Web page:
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Prime Minister Ralph Gonsalves. (iWN file photo)
Prime Minister Ralph Gonsalves. (iWN file photo)
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Speaker of the House of Assembly Jomo Thomas, last Friday, questioned the insistence of Prime Minister Ralph Gonsalves and Sir Louis Straker to break with decades of parliamentary practice in St. Vincent and the Grenadines.

Thomas’s question came as the prime minister and his deputy insisted that the rules of the house should be interpreted to mean that a private member’s motion can be amended to the point that it essentially becomes a totally different motion.

Opposition Leader Godwin Friday, who had brought the motion on electoral reform, along with other members on his side of the house, had urged the use of common sense.

Sir Louis, however, rejected this suggestion, saying that the rules, rather than common sense, governs what takes place in the national assembly.

Addressing Gonsalves, the speaker said:

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“Prime Minister, the issue that is very alive in my mind is the two longest serving members of this house, yourself and Sir Louis, are articulating most strongly for the amended motion. And in terms of history, aren’t you concerned that you are essentially upending post-independence parliamentary practice?”

“No, Mr. Speaker,” Gonsalves said.

Thomas added:

“The old labour party between ‘79 and ’84 didn’t do this. The NDP in its 17 years didn’t do this, and we have had a change under this administration. There were times when I saw Sir Louis debating crime, under a private members’ motion;  I think in ’97, in ’98, Sir Vincent debated crisis in the national commercial bank and there were no amendments to those. They were just allowed to be debated. As someone who serves this parliament, that doesn’t hound your mind at all?”

Gonsalves responded: “Mr. Speaker, if any one decides to, if a government decides to — and I made this point hitherto — acquiesce to a motion coming forward, or supports it, then the motion proceeds. But if a member of the government decides to, in the circumstances, decides to table an amendment, the amendment has to be considered within the four walls of the rules.”

Gonsalves was restating a point that he also made when he amended a motion of no confidence against his government in January 2019, turning it into a motion of no confidence.

The prime minister has argued that government lawmakers can use their majority to block debate on or take over a motion brought by the government.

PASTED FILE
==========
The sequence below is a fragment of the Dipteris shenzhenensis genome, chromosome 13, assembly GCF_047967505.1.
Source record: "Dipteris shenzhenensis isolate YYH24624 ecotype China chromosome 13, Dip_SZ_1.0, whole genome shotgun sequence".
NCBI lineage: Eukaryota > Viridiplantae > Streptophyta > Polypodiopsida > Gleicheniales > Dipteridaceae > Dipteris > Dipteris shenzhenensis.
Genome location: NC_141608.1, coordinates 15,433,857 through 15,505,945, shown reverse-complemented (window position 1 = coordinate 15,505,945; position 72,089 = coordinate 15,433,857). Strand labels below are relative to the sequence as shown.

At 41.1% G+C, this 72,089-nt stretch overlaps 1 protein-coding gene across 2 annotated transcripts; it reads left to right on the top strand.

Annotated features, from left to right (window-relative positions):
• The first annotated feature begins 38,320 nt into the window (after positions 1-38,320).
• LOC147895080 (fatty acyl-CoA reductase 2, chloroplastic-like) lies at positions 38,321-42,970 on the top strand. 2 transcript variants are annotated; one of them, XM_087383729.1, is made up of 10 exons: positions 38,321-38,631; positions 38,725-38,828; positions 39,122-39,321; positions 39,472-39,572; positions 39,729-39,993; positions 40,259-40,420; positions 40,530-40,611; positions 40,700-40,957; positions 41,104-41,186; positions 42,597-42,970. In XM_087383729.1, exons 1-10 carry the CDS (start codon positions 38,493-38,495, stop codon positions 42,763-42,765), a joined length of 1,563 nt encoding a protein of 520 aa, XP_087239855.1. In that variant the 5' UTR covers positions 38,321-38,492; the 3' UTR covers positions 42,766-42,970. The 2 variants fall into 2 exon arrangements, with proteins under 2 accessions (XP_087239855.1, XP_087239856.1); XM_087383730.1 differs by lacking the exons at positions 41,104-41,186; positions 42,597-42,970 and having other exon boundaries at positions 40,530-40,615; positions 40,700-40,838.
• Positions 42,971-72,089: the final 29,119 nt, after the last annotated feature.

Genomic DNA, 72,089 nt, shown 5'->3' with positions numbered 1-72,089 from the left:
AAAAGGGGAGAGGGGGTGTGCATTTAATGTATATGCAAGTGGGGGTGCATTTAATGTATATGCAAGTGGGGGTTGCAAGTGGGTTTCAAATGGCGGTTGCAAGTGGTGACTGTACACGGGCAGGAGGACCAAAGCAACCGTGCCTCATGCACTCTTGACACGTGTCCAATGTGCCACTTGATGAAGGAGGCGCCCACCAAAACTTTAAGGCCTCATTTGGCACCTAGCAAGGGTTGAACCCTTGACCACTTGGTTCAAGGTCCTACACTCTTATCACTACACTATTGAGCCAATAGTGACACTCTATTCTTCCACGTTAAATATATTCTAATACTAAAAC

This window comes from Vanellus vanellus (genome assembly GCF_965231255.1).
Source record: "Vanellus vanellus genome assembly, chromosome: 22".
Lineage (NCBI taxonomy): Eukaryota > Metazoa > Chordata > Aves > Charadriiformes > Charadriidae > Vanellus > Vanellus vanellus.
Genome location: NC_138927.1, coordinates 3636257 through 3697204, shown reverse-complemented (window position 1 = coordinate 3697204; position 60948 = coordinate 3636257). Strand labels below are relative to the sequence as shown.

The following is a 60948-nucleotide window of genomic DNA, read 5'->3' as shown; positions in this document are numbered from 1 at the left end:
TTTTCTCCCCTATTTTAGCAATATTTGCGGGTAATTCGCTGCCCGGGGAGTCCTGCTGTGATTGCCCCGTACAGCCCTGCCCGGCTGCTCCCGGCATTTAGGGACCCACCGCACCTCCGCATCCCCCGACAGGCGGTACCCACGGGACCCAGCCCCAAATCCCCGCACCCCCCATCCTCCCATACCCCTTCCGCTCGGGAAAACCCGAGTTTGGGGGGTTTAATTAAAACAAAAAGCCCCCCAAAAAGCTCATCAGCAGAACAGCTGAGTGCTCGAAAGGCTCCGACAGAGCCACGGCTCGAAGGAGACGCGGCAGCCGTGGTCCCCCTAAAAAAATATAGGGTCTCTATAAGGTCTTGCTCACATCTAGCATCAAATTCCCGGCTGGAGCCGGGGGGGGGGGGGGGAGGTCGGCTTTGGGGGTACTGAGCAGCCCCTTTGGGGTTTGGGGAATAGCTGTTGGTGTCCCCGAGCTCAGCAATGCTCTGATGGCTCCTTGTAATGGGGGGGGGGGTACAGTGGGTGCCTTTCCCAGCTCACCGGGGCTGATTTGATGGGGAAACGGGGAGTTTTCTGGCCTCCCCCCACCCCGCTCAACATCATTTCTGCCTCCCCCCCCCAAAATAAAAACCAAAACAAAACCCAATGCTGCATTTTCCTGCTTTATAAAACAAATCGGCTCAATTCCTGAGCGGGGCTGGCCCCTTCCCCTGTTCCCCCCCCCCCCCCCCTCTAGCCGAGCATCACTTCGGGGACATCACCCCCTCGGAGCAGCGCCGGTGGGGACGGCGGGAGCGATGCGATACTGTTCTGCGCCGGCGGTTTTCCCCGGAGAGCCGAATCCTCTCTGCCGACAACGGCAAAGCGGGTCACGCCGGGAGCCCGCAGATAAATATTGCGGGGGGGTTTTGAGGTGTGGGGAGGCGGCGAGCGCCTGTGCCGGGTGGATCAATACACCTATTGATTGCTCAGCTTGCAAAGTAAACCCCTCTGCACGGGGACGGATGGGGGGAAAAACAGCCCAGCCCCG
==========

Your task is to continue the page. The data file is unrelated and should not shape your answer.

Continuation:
Gonsalves said that during the presentation by Opposition Senator Kay Bacchus-Baptiste on whether the amendment was permitted the “clear politics effect and what is intended” became apparent.

The prime minister said that government lawmakers would vote against the motion proceeding but chose to bring an amendment instead, adding that this was proper under the rules.

The Speaker then asked the prime minister what violence he thinks would be done to the parliamentary practice or the debate if the house were to allow debate on the opposition’s motion.

“What you would do, Mr. Speaker, is take away my right as a representative of the people of North Central Windward to bring an amendment,” Gonsalves said.

The speaker has earlier asked the prime minister for his response to the opposition leader’s point that the opposition was being denied their one chance annually to bring a motion to the house.

Gonsalves said:

“Mr. Speaker, they can debate, with great respect, what is in their motion when we put forward the amendment.”

But the Speaker told the prime minister that he could do the same.

The prime minister responded:

“No. No. But, Mr. Speaker, I can’t be denied the right to make an amendment… because the rules are very clear. I do not have to give notice of the amendment; if the honourable leader of the opposition wishes to amend his own motion, he has to give a notice.”

12 replies on “PM has no grouse upending parliamentary tradition”

  1. I am glad that Jomo Thomas brought this up. In his capacity as Speaker, with the one exception I know of, he really is doing a good job.
    Wow! Can you say “Dictatorship”? I think someone has become over-confident after the motion of No Confidence became a motion of Confidence. Now they believe that are all-powerful and can control everything that happens in the House and rid it of all traces of Democracy by being able to amend anything to his favour and gaining the ability to weaken and destroy anything the opposition brings to the table…Wow!
    Gonsalves talks about his “right” to represent those that elected him in his district. What about all the people in the country in other districts? What about those that brought the motion? They have no right to represent thier people and indeed represent the entire population of this nation? Is that the best argument he can come up with? Sounds like he is slipping. Sounds like he is ripe for the picking. Good job Jomo! Great courage, now you are looking like a true leader.

  2. Though Gonsalves is legally correct re: interpretation of the rules, I am wondering why doesnt the government just allow the motions to be debated?

    I do believe that there is a dire need for electoral reform and it should be done before the next elections. This may limit the almost 4 year mockery that occurred after the 2015.

    Let the debate be had and get it over with!!!

    1. C. ben-David says:

      Read Parnel Campbell’s Campbell’s cogent reply in today Searchlight newspaper to see why on both legal and party-politics grounds.

      Also, allowing unchallenged debate on this issue by NOT introducing an amendment would have given superficial legitimacy to the motion that it did not deserve.

      For example, allowing a motion that reads, “BE IT RESOLVED that this Honourable House Support a motion to bring about necessary and desirable changes to the elections process in our country by amending The Representation Of the People Act and by adopting other practical and effective measures to ensure free and fair elections and restore public confidence in our electoral system” clearly states that the current legislation does not ensure free and fair elections which is both party-political rhetoric big time, on the one hand, and patently false, on the other, given all the free and fair elections we have have since the Act was passed including the present one which three independent observer groups and a Justice of the Eastern Caribbean Court of Appeal all said was free and fair.